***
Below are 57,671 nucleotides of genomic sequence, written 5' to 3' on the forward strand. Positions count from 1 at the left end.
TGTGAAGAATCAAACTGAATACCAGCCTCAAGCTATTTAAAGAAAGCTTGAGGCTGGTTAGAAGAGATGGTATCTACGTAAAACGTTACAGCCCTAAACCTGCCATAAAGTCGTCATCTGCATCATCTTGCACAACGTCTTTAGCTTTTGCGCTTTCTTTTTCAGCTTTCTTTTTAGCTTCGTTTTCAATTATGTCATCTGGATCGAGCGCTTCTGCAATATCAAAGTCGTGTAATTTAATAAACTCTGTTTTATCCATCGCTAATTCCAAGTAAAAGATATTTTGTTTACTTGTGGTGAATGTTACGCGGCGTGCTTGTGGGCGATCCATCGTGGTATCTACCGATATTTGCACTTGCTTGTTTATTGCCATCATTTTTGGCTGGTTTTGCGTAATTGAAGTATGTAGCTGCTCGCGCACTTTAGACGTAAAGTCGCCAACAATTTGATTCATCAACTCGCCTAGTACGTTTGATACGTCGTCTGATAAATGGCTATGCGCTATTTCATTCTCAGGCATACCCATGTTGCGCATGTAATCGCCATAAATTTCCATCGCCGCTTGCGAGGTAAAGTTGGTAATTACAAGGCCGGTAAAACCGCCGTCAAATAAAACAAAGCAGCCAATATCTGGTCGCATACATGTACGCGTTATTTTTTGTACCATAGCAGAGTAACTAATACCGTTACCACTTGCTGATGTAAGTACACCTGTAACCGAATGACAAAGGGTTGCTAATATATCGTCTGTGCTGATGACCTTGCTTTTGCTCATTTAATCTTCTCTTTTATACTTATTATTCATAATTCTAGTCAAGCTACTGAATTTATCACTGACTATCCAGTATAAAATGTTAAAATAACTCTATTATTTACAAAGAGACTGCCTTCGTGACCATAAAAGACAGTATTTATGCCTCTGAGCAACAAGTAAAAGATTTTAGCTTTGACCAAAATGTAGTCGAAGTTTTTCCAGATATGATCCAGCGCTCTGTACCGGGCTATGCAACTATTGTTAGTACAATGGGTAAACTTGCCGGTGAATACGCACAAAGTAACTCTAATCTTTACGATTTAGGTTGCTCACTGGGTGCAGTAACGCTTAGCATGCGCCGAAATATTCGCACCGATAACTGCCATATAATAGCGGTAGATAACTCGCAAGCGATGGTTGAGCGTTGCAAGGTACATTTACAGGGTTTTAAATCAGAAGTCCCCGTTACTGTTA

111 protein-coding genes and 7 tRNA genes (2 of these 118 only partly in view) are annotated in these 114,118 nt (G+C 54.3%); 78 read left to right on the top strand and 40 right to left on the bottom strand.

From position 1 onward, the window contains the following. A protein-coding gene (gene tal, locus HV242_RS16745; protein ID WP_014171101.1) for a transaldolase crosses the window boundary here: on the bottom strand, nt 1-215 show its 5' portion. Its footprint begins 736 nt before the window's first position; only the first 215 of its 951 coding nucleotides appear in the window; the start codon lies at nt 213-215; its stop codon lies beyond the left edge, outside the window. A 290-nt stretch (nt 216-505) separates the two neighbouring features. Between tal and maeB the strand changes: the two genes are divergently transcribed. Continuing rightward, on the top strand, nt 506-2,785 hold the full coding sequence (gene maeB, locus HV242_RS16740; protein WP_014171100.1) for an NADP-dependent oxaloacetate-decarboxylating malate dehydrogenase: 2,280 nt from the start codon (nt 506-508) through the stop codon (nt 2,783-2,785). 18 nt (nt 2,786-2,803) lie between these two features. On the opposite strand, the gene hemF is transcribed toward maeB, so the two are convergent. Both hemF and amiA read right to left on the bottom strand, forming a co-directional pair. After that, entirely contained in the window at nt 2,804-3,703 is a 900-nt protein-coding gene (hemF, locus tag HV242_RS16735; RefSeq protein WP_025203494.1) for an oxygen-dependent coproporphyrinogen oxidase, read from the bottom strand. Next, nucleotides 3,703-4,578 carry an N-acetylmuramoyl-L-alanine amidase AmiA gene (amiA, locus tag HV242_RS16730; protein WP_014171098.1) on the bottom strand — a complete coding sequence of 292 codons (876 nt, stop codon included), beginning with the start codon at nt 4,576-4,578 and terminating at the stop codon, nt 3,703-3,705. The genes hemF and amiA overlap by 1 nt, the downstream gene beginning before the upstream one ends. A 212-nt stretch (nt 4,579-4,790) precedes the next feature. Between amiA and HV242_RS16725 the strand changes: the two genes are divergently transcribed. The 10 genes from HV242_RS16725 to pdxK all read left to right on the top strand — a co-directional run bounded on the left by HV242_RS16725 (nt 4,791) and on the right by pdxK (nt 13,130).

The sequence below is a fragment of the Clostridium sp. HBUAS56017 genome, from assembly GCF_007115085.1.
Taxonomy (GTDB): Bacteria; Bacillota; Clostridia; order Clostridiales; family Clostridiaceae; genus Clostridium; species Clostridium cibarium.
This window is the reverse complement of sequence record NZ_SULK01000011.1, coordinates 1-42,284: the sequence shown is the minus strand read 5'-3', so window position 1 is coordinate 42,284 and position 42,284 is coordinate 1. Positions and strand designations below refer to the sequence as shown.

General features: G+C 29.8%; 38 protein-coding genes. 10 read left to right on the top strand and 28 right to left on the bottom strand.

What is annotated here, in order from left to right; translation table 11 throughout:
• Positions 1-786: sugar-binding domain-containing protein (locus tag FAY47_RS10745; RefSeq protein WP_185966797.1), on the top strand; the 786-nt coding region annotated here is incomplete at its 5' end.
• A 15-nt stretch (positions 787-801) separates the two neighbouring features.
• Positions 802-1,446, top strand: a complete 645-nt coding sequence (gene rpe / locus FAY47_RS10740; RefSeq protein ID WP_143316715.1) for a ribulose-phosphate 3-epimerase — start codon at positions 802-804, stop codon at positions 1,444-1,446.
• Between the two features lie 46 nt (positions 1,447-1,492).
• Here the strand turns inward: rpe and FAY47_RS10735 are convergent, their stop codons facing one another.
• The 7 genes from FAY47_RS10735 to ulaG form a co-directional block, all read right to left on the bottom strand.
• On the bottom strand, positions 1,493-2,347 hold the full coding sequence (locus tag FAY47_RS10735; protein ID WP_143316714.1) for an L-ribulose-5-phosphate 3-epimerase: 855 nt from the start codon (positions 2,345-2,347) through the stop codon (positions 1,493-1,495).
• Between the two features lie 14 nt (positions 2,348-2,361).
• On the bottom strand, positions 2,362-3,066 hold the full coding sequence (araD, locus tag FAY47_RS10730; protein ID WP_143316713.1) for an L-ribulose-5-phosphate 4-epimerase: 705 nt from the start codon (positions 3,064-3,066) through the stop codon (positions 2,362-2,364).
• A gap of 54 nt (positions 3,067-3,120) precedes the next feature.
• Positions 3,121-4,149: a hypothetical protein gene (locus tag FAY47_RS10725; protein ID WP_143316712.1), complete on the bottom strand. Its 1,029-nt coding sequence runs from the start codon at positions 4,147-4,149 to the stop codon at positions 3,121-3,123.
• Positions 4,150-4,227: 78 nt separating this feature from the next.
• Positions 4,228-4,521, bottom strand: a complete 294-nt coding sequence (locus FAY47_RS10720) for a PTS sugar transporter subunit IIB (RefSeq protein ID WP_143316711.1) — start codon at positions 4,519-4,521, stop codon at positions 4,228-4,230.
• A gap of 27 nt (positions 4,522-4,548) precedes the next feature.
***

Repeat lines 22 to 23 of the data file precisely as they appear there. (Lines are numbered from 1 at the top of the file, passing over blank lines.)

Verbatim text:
• Positions 4,228-4,521, bottom strand: a complete 294-nt coding sequence (locus FAY47_RS10720) for a PTS sugar transporter subunit IIB (RefSeq protein ID WP_143316711.1) — start codon at positions 4,519-4,521, stop codon at positions 4,228-4,230.
• A gap of 27 nt (positions 4,522-4,548) precedes the next feature.